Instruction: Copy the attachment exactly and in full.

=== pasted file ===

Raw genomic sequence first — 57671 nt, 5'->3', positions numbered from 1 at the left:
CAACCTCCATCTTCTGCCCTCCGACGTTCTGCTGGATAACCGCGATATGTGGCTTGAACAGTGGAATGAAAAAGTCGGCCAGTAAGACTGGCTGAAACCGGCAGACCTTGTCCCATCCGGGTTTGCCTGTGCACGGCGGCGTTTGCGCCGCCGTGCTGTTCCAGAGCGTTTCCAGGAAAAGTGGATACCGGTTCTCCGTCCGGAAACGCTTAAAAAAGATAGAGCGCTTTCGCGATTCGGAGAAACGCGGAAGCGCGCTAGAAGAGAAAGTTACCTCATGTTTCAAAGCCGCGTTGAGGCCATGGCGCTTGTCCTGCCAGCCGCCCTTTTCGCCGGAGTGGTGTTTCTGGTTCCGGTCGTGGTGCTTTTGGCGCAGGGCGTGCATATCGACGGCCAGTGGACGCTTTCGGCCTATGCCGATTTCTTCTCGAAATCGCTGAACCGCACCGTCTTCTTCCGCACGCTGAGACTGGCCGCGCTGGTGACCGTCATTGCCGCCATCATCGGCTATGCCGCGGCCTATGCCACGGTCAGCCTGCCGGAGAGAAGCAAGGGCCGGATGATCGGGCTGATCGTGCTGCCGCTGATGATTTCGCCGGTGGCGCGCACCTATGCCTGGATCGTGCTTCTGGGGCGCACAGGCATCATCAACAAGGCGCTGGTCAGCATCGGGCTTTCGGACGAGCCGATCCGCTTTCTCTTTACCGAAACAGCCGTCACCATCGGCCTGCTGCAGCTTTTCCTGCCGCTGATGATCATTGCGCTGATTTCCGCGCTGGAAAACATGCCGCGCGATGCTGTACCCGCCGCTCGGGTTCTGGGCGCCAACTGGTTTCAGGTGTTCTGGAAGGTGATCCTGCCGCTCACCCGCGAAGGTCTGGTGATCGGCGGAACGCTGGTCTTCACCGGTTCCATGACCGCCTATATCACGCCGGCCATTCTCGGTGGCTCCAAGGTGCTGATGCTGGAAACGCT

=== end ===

Raw genomic sequence first — 57671 nt, 5'->3', positions numbered from 1 at the left:
CAACCTCCATCTTCTGCCCTCCGACGTTCTGCTGGATAACCGCGATATGTGGCTTGAACAGTGGAATGAAAAAGTCGGCCAGTAAGACTGGCTGAAACCGGCAGACCTTGTCCCATCCGGGTTTGCCTGTGCACGGCGGCGTTTGCGCCGCCGTGCTGTTCCAGAGCGTTTCCAGGAAAAGTGGATACCGGTTCTCCGTCCGGAAACGCTTAAAAAAGATAGAGCGCTTTCGCGATTCGGAGAAACGCGGAAGCGCGCTAGAAGAGAAAGTTACCTCATGTTTCAAAGCCGCGTTGAGGCCATGGCGCTTGTCCTGCCAGCCGCCCTTTTCGCCGGAGTGGTGTTTCTGGTTCCGGTCGTGGTGCTTTTGGCGCAGGGCGTGCATATCGACGGCCAGTGGACGCTTTCGGCCTATGCCGATTTCTTCTCGAAATCGCTGAACCGCACCGTCTTCTTCCGCACGCTGAGACTGGCCGCGCTGGTGACCGTCATTGCCGCCATCATCGGCTATGCCGCGGCCTATGCCACGGTCAGCCTGCCGGAGAGAAGCAAGGGCCGGATGATCGGGCTGATCGTGCTGCCGCTGATGATTTCGCCGGTGGCGCGCACCTATGCCTGGATCGTGCTTCTGGGGCGCACAGGCATCATCAACAAGGCGCTGGTCAGCATCGGGCTTTCGGACGAGCCGATCCGCTTTCTCTTTACCGAAACAGCCGTCACCATCGGCCTGCTGCAGCTTTTCCTGCCGCTGATGATCATTGCGCTGATTTCCGCGCTGGAAAACATGCCGCGCGATGCTGTACCCGCCGCTCGGGTTCTGGGCGCCAACTGGTTTCAGGTGTTCTGGAAGGTGATCCTGCCGCTCACCCGCGAAGGTCTGGTGATCGGCGGAACGCTGGTCTTCACCGGTTCCATGACCGCCTATATCACGCCGGCCATTCTCGGTGGCTCCAAGGTGCTGATGCTGGAAACGCT